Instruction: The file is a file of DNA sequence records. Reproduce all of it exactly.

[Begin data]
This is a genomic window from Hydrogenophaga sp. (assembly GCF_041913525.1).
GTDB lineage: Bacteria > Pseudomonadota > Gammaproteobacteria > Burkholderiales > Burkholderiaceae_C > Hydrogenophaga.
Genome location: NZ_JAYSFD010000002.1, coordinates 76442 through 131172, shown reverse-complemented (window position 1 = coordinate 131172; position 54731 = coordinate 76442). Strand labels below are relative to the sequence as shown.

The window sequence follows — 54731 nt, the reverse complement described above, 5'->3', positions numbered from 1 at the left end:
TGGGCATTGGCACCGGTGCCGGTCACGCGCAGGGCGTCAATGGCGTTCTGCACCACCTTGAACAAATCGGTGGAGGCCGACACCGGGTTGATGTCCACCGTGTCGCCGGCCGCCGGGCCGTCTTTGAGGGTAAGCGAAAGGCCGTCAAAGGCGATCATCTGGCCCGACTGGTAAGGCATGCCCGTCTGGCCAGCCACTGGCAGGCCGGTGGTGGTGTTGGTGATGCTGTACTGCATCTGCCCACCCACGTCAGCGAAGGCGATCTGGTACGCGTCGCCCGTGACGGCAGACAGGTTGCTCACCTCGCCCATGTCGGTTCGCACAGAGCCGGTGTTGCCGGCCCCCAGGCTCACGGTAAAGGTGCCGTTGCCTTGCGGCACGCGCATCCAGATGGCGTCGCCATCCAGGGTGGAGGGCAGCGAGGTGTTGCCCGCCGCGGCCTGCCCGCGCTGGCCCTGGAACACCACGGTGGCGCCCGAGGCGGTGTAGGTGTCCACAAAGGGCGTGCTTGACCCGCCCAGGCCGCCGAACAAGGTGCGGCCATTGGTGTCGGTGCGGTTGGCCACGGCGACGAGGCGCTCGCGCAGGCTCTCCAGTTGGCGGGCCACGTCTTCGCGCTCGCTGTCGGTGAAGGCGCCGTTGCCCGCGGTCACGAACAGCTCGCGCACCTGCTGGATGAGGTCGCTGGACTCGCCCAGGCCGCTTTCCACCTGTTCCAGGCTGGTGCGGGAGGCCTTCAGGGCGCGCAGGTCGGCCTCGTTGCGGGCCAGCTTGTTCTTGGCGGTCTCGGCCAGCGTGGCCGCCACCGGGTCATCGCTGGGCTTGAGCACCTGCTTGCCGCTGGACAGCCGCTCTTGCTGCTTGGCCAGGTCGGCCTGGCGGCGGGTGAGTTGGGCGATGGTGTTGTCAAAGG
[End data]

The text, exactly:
This is a genomic window from Hydrogenophaga sp. (assembly GCF_041913525.1).
GTDB lineage: Bacteria > Pseudomonadota > Gammaproteobacteria > Burkholderiales > Burkholderiaceae_C > Hydrogenophaga.
Genome location: NZ_JAYSFD010000002.1, coordinates 76442 through 131172, shown reverse-complemented (window position 1 = coordinate 131172; position 54731 = coordinate 76442). Strand labels below are relative to the sequence as shown.

The window sequence follows — 54731 nt, the reverse complement described above, 5'->3', positions numbered from 1 at the left end:
TGGGCATTGGCACCGGTGCCGGTCACGCGCAGGGCGTCAATGGCGTTCTGCACCACCTTGAACAAATCGGTGGAGGCCGACACCGGGTTGATGTCCACCGTGTCGCCGGCCGCCGGGCCGTCTTTGAGGGTAAGCGAAAGGCCGTCAAAGGCGATCATCTGGCCCGACTGGTAAGGCATGCCCGTCTGGCCAGCCACTGGCAGGCCGGTGGTGGTGTTGGTGATGCTGTACTGCATCTGCCCACCCACGTCAGCGAAGGCGATCTGGTACGCGTCGCCCGTGACGGCAGACAGGTTGCTCACCTCGCCCATGTCGGTTCGCACAGAGCCGGTGTTGCCGGCCCCCAGGCTCACGGTAAAGGTGCCGTTGCCTTGCGGCACGCGCATCCAGATGGCGTCGCCATCCAGGGTGGAGGGCAGCGAGGTGTTGCCCGCCGCGGCCTGCCCGCGCTGGCCCTGGAACACCACGGTGGCGCCCGAGGCGGTGTAGGTGTCCACAAAGGGCGTGCTTGACCCGCCCAGGCCGCCGAACAAGGTGCGGCCATTGGTGTCGGTGCGGTTGGCCACGGCGACGAGGCGCTCGCGCAGGCTCTCCAGTTGGCGGGCCACGTCTTCGCGCTCGCTGTCGGTGAAGGCGCCGTTGCCCGCGGTCACGAACAGCTCGCGCACCTGCTGGATGAGGTCGCTGGACTCGCCCAGGCCGCTTTCCACCTGTTCCAGGCTGGTGCGGGAGGCCTTCAGGGCGCGCAGGTCGGCCTCGTTGCGGGCCAGCTTGTTCTTGGCGGTCTCGGCCAGCGTGGCCGCCACCGGGTCATCGCTGGGCTTGAGCACCTGCTTGCCGCTGGACAGCCGCTCTTGCTGCTTGGCCAGGTCGGCCTGGCGGCGGGTGAGTTGGGCGATGGTGTTGTCAAAGG